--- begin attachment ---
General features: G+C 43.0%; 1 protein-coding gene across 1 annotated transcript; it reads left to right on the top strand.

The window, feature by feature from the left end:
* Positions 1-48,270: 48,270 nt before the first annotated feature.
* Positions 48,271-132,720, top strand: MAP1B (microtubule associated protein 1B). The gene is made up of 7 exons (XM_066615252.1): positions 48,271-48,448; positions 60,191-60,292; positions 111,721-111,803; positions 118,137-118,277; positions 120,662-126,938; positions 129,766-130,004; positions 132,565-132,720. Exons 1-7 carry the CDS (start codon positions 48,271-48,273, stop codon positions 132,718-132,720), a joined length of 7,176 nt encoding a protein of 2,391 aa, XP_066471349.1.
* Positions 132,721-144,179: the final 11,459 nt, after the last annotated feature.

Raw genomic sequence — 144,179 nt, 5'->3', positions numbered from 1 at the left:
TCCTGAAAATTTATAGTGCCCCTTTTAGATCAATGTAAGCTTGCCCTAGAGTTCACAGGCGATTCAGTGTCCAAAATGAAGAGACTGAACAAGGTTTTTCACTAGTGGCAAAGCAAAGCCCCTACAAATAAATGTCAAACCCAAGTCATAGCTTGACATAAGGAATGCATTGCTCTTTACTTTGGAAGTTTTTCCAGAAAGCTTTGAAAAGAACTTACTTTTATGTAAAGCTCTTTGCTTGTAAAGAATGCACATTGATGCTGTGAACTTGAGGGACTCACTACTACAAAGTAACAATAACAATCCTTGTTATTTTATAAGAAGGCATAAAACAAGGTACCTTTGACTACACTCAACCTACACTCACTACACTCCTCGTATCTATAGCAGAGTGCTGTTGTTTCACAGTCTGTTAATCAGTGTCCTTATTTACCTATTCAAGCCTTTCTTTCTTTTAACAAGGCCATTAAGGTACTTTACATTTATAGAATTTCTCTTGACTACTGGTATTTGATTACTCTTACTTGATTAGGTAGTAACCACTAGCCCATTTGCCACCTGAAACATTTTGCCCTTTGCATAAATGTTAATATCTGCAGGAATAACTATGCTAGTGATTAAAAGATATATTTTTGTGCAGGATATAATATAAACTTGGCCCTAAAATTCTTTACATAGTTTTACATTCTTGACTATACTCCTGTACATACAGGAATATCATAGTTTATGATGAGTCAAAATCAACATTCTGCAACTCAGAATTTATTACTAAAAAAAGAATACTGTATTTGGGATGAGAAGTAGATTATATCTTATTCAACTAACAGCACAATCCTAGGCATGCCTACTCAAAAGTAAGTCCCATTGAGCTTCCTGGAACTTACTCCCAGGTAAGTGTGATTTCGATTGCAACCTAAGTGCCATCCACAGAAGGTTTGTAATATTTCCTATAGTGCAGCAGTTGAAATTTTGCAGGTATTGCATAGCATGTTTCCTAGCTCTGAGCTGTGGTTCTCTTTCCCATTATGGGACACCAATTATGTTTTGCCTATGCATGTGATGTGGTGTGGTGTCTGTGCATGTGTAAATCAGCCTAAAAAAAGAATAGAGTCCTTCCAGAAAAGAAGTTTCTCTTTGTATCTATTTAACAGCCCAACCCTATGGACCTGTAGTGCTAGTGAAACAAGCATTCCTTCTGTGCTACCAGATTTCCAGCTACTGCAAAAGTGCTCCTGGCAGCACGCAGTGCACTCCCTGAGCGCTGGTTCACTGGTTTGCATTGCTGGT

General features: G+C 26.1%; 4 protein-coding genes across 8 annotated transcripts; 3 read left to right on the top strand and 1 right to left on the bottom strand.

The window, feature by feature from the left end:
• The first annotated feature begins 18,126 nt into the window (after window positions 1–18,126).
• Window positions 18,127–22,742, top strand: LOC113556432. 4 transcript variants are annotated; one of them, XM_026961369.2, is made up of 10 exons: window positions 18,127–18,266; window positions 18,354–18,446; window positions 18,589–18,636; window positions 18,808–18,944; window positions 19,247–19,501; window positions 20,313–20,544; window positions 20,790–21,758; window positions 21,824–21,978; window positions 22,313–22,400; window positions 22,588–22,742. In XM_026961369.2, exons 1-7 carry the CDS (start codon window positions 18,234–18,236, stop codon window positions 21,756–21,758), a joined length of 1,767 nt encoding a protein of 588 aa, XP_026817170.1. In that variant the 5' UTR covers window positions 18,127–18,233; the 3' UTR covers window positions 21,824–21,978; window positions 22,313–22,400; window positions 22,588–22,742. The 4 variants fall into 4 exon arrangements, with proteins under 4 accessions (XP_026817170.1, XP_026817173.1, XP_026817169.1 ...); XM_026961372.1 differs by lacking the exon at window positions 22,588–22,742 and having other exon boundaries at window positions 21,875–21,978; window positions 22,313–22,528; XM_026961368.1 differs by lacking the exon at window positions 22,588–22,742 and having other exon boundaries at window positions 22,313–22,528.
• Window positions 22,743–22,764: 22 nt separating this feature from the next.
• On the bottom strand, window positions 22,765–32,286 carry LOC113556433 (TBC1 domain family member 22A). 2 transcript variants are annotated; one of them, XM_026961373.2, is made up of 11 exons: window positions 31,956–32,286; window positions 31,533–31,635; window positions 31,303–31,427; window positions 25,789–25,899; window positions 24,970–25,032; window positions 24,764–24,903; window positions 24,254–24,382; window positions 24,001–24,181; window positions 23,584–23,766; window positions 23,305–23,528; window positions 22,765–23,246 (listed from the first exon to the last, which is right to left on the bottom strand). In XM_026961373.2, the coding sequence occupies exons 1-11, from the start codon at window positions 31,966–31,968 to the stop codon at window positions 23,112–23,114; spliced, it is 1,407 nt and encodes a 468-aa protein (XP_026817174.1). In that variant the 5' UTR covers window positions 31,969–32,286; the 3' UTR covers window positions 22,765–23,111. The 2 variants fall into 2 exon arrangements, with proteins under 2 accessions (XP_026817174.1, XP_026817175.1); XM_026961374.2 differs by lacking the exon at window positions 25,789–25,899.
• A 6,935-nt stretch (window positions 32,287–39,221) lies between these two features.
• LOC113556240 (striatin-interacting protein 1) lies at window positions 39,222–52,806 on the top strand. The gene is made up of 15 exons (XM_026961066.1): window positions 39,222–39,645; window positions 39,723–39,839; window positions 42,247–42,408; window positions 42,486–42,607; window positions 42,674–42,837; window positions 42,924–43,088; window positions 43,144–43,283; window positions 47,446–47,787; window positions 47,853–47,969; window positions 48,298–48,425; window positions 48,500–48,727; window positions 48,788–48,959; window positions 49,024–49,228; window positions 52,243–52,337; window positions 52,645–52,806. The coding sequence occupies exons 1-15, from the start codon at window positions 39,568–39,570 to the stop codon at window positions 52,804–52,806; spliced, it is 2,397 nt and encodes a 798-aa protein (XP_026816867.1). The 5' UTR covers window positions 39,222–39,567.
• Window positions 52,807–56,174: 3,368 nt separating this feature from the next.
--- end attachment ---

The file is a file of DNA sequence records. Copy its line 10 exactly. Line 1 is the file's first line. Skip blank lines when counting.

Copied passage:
• The first annotated feature begins 18,126 nt into the window (after window positions 1–18,126).